The Court of Appeal issued a decision last week in the case of Pimlico Plumbers & Charlie Mullins v Gary Smith. It is anticipated that this case will become the main authority on the legal issues surrounding whether a person is self-employed, employed or in the middle category of worker.
Legal status is a matter with which courts and tribunals have grappled for years. Why is it important? Well, it all boils down to legal rights. Self-employed contractors have fairly limited legal rights under employment law. Workers have more rights but not as many as employees who have the most legal protection. For example, employees have the right to minimum notice periods, statutory redundancy pay and can claim unfair dismissal after two years’ service. Workers do not have these rights, but do share some rights in common with employees such as pension auto enrolment, the right to paid annual holidays and national minimum wage (none of which are available to self-employed contractors).
Hot on the heels of a number of recent decisions involving the legal status of those working in the gig economy (Uber, CitySprint), the Pimlico Plumbers decision brings the matter of status to the fore once again. Mr Smith worked for Pimlico for a number of years. He was self-employed for tax purposes and did his own VAT returns. He penned an agreement which committed him to minimum weekly working hours, required him to wear a uniform and drive a branded van, provided that he could only use other Pimlico Plumbers to substitute work and limited his entitlement to work for other businesses.
Mr Smith raised tribunal claims and he was found not to be self-employed (as contended by the business) but a worker. A worker is someone who undertakes to “do or perform personally any work or services for another party to the contract whose status is not by virtue of the contract that of a client or customer of any profession or business undertaking carried out by the individual”. He was also found to be in the extended category of employee (required for discrimination claims) which includes persons employed under a contract personally to do work. He was not, however an employee in the sense of holding the full suite of legal rights.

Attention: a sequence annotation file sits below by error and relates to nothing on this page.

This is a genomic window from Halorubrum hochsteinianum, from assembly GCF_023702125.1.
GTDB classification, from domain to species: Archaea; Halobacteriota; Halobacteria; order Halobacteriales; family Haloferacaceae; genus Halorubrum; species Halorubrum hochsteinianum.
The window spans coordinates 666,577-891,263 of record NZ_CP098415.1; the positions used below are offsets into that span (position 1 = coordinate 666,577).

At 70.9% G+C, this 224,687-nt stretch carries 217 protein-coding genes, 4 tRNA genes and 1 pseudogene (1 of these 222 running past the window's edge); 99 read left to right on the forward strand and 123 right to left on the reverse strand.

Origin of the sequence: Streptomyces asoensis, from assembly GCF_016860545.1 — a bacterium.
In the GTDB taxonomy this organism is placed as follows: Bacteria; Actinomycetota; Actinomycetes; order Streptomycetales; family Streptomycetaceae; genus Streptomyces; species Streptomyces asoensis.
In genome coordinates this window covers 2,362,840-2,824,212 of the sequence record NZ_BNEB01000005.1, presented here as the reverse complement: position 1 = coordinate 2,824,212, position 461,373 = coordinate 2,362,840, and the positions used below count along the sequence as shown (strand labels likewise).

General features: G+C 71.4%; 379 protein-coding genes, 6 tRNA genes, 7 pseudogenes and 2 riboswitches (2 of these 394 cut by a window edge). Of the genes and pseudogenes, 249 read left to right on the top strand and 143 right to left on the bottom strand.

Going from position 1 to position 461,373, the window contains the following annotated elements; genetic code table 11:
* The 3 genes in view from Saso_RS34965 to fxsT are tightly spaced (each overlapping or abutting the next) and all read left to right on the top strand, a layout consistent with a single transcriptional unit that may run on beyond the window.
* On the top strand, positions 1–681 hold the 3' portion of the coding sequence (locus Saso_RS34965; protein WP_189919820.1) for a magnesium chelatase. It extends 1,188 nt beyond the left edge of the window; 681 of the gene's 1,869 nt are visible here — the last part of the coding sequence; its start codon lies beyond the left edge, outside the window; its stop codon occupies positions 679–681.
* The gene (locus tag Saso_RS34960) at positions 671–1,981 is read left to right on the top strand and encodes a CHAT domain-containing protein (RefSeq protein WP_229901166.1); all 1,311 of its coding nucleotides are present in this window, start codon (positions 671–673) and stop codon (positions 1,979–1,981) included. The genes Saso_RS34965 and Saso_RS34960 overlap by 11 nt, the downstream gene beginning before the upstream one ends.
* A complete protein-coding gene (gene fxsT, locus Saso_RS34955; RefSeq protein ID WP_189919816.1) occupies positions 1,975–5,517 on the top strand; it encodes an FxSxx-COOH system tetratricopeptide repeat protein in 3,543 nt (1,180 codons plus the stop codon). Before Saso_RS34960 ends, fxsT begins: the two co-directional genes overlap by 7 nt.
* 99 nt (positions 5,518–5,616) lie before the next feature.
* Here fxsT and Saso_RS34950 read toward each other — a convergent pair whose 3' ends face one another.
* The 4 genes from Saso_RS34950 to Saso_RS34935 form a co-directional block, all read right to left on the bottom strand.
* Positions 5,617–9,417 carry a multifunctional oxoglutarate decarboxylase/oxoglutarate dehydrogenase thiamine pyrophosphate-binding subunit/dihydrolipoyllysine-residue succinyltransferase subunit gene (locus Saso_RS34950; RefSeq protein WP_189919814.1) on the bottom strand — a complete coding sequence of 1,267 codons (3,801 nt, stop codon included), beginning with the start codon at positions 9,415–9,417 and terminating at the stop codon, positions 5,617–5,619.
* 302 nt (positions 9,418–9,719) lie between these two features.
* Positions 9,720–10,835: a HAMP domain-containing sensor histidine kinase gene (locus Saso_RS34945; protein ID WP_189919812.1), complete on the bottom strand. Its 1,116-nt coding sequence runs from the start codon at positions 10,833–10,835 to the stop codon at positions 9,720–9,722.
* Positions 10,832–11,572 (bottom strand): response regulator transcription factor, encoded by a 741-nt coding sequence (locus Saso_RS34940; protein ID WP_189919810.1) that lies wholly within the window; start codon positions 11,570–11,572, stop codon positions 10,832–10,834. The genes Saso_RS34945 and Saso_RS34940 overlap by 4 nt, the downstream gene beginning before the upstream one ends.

The Master of the Rolls stated that “the case puts a spotlight on a business model under which operatives are intended to appear to the clients of the business as working for the business, but at the same time the business itself seeks to maintain that, as between itself and its operatives, there is a legal relationship of client or customer and independent contractor rather than employer and employee or worker”.
The relevant considerations:-
- Mr Smith was under an obligation to provide his services personally (true self-employed persons not being under such an obligation);
- Minimum weekly working hours (true contractors are supposed to have autonomy as to when they work);
- There was no express unfettered right for Mr Smith to send a substitute to do the work in his place;
- Evidence suggested that Pimlico had very tight control over Mr Smith in many aspects;
- He had to wear their uniform and drive their van;
- The agreement which he entered into restricted him from working as a plumber in the area for 3 months after termination with Pimlico.
The Court of Appeal reached a conclusion that the personal obligation to perform services and the degree of control exercised by Pimlico was inconsistent with their argument that Pimlico was a client of a business being run by Mr Smith.
If you are in any doubt about the legal status of those engaged by your business and want to avoid a “drain” on your legal resources, take advice from Blackadders Employment Team.
If this case proves at least one thing, this important legal principle is not just “water under the fridge”.